Annual revenues increased from 480 million euros in 2007 to 532 million euros in 2012, demonstrating the successful response to the economic and financial crises in that period



The service business expanded to 25 percent of total revenues


New customer segments were entered into in the food, chemical and pharmaceutical industries


Wall plugs, noodles, pills – the list of durables and consumer goods produced using Coperion systems is long. Coperion provides the plants, machines and components needed for optimally processing the huge amounts of basic materials that go into making a wide range of everyday products.


Over its nearly 140-year history, this mechanical engineering company, headquartered in Stuttgart, has specialised in developing, manufacturing and marketing bulk materials conveyor systems and machines for the production and processing of plastics, chemicals and food. Its core competences are compounding and extrusion, or the mixing and shaping of various materials under changing pressures and temperatures, as well as technologies for conveying bulk materials in powder and granular form. Coperion was already a global market leader in these areas when DBAG invested in the company alongside DBAG Fund V in a management buyout (MBO) in 2007. The company was previously owned by British financial investor Lyceum Capital. Coperion’s technological expertise was in particularly high demand among manufacturers of plastic products that require customised solutions for dosing, melting or mixing basic materials. At the time of the MBO, Coperion had already installed compounding machines in numerous countries around the globe, and it had a number of international sales and service sites.


Thanks to its technological expertise and good reputation, Coperion had achieved a leading position in 2007 in the segments it served. However, as a mechanical and plant engineering company, it was dependent on cyclical trends in its consumer markets. That became particularly evident during the global economic crisis of 2008/2009, when orders in the new machine business dropped by up to 90 percent. Considerable potential for Coperion’s future development therefore was not only innate in a corporate reorganisation and the improvement of internal processes. Key responses were also the expansion of the service business, which is generally less susceptible to cyclical swings than machine production, and the tapping of new markets – including those outside the plastics industry.

In sum, Coperion was confronted with three major challenges:

  • Expansion of the spare-parts and service business
  • Entry into new customer segments and growth in existing markets
  • Optimisation of internal value-creation processes


During DBAG’s five-year holding period, Coperion made very good progress, despite intermittent negative influences from the global economic crisis. The share of revenue generated by the service business increased to 25 percent after the company established new international sales sites, among other measures. Coperion also succeeded in entering new sales segments, acquiring clients in the food, chemical and pharmaceutical industries, thereby broadening its customer base. In addition, it transferred its extensive know-how from traditional markets to other regions, as demonstrated by its strong growth in markets such as China, India and the Near and Middle East. Two smaller companies that Coperion acquired in 2012 were effectively complementary additions to the product portfolio.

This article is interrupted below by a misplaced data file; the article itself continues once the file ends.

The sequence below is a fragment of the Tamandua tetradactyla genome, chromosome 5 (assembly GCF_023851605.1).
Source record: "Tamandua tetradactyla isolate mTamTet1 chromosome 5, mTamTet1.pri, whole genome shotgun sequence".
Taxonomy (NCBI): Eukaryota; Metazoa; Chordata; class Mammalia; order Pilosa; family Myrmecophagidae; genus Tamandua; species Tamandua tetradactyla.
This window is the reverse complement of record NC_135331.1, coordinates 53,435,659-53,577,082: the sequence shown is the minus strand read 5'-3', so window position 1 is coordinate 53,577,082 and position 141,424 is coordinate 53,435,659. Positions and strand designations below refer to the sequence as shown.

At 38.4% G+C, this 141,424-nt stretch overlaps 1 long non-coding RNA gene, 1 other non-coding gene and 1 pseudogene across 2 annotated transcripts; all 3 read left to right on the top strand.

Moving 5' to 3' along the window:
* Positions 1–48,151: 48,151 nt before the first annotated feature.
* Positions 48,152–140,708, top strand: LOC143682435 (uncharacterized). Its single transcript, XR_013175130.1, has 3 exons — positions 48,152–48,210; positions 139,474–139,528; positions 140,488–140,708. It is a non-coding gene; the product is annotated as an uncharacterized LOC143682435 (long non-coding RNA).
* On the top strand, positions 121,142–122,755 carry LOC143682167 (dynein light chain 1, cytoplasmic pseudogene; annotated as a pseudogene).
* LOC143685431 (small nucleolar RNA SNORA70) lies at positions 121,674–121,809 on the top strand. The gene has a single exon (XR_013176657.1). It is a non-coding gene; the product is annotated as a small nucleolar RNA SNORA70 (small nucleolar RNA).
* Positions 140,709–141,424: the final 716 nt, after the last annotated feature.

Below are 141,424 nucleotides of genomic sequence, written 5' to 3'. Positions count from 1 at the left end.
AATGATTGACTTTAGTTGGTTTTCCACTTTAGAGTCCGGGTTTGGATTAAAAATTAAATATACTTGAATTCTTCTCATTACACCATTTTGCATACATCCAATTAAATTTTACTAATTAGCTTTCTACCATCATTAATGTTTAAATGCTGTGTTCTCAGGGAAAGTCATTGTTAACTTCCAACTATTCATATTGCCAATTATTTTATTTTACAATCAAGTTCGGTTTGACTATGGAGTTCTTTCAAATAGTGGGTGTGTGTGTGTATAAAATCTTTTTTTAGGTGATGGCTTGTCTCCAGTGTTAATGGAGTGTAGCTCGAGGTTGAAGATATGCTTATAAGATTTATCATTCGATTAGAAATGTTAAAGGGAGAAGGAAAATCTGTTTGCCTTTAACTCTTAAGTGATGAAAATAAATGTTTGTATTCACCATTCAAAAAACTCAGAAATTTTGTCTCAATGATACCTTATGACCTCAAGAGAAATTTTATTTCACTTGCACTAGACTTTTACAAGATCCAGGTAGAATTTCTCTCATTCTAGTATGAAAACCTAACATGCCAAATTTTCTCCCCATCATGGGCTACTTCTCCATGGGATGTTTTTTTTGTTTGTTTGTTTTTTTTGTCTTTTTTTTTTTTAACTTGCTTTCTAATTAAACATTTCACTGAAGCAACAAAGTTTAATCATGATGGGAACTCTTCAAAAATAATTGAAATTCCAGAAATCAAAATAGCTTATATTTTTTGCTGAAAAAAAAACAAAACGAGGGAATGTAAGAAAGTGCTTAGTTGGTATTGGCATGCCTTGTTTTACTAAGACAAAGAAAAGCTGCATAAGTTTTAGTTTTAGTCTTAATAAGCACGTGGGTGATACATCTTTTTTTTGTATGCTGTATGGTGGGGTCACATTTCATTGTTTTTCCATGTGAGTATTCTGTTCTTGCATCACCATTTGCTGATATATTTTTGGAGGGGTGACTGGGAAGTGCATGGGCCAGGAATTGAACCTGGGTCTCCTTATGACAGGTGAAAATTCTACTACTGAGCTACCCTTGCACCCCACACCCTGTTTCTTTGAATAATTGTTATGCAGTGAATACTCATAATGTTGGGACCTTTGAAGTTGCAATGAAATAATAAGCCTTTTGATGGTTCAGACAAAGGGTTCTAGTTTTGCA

Not least, Coperion invested heavily in optimising internal value-creation processes at its Stuttgart site, which made production procedures there significantly more efficient.

The action taken paid off: in 2012 Coperion generated revenues of 532 million euros, compared with 480 million euros in 2007. Within a short period of time, the company succeeded in overcoming the global economic crisis. In the period from 2009 to 2010, the crisis had caused revenues and earnings to drop considerably.


The good progress Coperion had made attracted the interest of strategic buyers in 2012. At year-end, DBAG and DBAG Fund V sold their shares to US-based industrial group Hillenbrand, Inc. The two companies’ product portfolios and international presence are an excellent fit and give Coperion an ideal basis to continue its positive development. Commenting on the transaction, Günter Bachmann, Coperion’s CEO at that time, spoke of Hillenbrand as being “the perfect buyer”.

The investment in Coperion was also a success for DBAG: in financial year 2011/2012, the disposal resulted in an income contribution of more than ten million euros.

At Hillenbrand, a corporation that is broadly positioned internationally, Coperion became part of the Process Equipment Group, which generated about 63 percent of Hillenbrand’s revenues in 2016. Coperion has also continued to develop positively since 2012 as a subsidiary within the Hillenbrand group. From 2012 to 2017, its global workforce grew by 25 percent to 2,500.



Coperion is the global market and technology leader in compounding and extrusion machinery, bulk materials conveyor systems and related services. The group develops, manufactures and provides maintenance for plants, machines and components for the plastics, chemical, pharmaceutical, food and minerals industries. Coperion employs a workforce of 2,500 worldwide. It has four divisions – Compounding & Extrusion, Equipment & Systems, Materials Handling and Service – at 40 production, sales and service locations around the globe. Coperion has been part of US-based industrial group Hillenbrand, Inc. since October 2012.